Mouse Care Sheet

Maria Zayas, DVM
By Maria Zayas, DVM on May 22, 2023
Mouse friends

In This Article


Mice are social, inquisitive rodents that make excellent companions for beginner pet parents. Mice are smaller than rats, gerbils, and some species of hamsters, with the average mouse’s body measuring around 3 inches long (not including its tail). 

Mice are so small that they can squeeze through very tight spaces. If using a wire cage, ensure the wires are spaced no further than ¼-inch apart to prevent escape. 

Mice tend to be nocturnal or crepuscular (active around dawn and dusk), but they can adjust to their pet parent’s schedule over time.  

Handling Your Pet Mouse

Mice can be skittish and excitable until they are properly socialized and acclimated to their environment. With gentle daily handling, they become docile pets and can even learn tricks! Patience is key when handling mice. Allow newly homed mice a few days to adjust to their environment before trying to handle them.  

Never grab a mouse by their tail or squeeze their body. Mice are excellent at jumping and should be handled over a soft or padded surface to prevent injury if they fall. Children of any age should be supervised by an adult while handling a mouse. 

Always wash your hands before and after handling your mouse or the habitat’s contents. All small animals are potential carriers of infectious diseases, such as rat bite fever and Salmonella bacteria, which are zoonotic (transmittable to humans).

Characteristics of Mice

Difficulty of Care 


Average Life Span 

2–3 years with proper care 

Average Adult Size 

3 inches long, not including tail 



Minimum Habitat Size 

20” L x 10” W x 12” H 

Supply Checklist for Mice

To keep a mouse happy and healthy, pet parents should have these basic supplies on hand: 

  • Appropriately-sized habitat (at least 20” L x 10” W x 12” H) 

  • High-quality pelleted mouse food 

  • Treats 

  • Bedding 

  • Nesting material 

  • Food bowl/water bottle 

  • Exercise wheel 

  • Hideaway place 

  • Toys 

  • Wood chews 

  • Mineral chews 

  • Chew tubes 

Mouse Habitats

Choosing the Right Enclosure 

A single mouse’s habitat should measure at least 20” L x 10” W x 12” H. Enclosures should be well-ventilated and secured with an escape-proof lid. Enclosures with horizontal bars and multiple levels are ideal since mice love to climb and explore. It’s always good to provide your mouse with the largest habitat possible.

Wire habitats offer the best ventilation and are easy to clean. However, pet parents should keep in mind that tiny mice can escape the enclosure if the bars aren’t spaced closely enough. If a wire cage is used, the habitat should have a solid base, and the spaces between the cage’s bars should be around ¼-in apart or smaller to prevent the mouse from escaping or getting stuck.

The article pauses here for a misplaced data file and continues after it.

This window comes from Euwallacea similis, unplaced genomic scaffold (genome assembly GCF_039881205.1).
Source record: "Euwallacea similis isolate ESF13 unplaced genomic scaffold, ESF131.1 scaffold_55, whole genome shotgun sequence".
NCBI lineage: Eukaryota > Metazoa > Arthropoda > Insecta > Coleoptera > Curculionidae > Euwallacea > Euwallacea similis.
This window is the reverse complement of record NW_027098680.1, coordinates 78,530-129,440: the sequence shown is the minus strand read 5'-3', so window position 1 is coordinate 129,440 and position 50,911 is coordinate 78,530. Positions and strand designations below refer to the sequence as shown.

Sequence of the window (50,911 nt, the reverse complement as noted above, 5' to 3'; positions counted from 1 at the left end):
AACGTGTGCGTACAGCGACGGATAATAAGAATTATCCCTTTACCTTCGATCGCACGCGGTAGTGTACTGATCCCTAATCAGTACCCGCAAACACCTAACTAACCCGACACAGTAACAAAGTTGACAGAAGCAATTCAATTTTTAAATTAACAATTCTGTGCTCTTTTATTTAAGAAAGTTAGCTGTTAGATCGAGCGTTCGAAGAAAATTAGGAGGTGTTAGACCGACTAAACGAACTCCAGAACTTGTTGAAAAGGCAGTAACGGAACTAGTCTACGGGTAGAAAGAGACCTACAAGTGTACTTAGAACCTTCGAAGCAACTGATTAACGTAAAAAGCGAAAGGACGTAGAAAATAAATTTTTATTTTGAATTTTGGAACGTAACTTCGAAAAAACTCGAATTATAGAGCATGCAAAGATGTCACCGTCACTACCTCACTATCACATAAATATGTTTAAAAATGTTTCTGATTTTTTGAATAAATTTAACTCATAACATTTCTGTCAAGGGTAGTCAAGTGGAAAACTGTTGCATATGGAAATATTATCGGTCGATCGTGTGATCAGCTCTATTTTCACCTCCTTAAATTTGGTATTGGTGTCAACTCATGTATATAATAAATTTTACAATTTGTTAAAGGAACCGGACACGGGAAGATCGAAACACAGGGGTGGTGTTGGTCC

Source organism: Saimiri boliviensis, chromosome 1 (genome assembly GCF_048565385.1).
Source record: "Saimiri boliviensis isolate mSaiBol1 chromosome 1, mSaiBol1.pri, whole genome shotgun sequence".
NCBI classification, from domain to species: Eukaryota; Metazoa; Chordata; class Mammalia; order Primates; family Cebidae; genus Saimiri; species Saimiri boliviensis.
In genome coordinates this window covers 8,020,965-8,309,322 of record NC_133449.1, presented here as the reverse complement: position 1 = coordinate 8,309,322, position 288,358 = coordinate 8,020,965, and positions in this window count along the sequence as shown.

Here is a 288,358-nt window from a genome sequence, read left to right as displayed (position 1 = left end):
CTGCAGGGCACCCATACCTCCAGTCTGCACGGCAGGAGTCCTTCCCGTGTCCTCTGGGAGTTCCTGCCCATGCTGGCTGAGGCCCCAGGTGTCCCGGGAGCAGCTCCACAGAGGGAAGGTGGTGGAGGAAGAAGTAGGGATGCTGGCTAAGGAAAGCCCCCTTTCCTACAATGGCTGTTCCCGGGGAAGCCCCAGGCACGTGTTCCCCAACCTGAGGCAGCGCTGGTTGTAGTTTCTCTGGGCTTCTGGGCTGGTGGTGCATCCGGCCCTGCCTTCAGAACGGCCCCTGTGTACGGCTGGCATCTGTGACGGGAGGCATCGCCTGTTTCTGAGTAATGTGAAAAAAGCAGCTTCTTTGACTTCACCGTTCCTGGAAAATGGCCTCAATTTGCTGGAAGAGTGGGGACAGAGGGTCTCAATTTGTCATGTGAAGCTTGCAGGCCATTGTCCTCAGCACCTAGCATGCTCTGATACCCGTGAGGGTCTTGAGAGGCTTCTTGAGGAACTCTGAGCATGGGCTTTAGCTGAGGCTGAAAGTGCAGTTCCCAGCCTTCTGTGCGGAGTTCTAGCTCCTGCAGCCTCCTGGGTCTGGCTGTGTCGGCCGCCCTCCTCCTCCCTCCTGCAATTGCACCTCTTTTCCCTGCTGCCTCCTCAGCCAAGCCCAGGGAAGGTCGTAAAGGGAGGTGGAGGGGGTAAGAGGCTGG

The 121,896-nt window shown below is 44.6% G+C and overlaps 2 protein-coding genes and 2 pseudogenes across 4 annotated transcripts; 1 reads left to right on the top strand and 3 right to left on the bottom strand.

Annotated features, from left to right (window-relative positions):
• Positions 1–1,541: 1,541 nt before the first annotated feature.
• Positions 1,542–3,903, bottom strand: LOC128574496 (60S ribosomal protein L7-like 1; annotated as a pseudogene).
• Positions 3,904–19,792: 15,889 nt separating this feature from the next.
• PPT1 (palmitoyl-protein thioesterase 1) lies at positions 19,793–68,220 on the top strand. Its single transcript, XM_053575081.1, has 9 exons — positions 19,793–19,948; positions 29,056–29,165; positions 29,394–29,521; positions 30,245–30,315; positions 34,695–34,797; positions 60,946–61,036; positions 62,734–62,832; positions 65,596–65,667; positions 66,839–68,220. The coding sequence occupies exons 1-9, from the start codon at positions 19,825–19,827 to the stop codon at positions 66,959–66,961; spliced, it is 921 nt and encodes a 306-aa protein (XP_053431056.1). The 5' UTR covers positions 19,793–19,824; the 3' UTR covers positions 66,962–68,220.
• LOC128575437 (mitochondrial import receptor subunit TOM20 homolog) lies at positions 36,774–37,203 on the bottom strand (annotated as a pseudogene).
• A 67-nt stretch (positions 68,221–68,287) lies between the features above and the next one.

Glass and plastic habitats are not recommended, as their solid walls block air circulation. Mice have sensitive respiratory tracts, and habitats with solid walls can trap ammonia fumes from droppings more quickly, putting mice at greater risk for infection. 

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Setting Up Your Habitat 

Mice are comfortable in average household temperatures, no higher than 80 F. Mice enclosures should be kept in a quiet, draft-free area that’s not close to an air conditioner or accessible to other pets, like cats and dogs. Habitats should never be kept in direct sunlight. 

Female mice can typically be kept in pairs or small groups if they have adequate space in their enclosure. Otherwise, adult mice should not be housed in the same enclosure. Mice start breeding at 6–8 weeks of age, so males and females should not be kept in the same enclosure unless the male is neutered, or the female is spayed. 

Mice kept in the same habitat should be monitored for aggressive behavior. If two mice fight, separate them. Never keep different species of animals in the same habitat.  

Bedding for Mice

Pet parents should have two types of bedding in their mouse’s habitat: an absorbent substrate to line the bottom of their enclosure, and a nesting material that they can use to make a cozy burrow. 

One to 2 inches of high-quality, paper-based bedding or crumpled paper should be added to the bottom of the habitat. Paper-based bedding should be used instead of wood shavings or chips of any kind. Unlike wood, paper is low-dust and digestible, meaning it won’t obstruct a mouse’s gastrointestinal tract if ingested.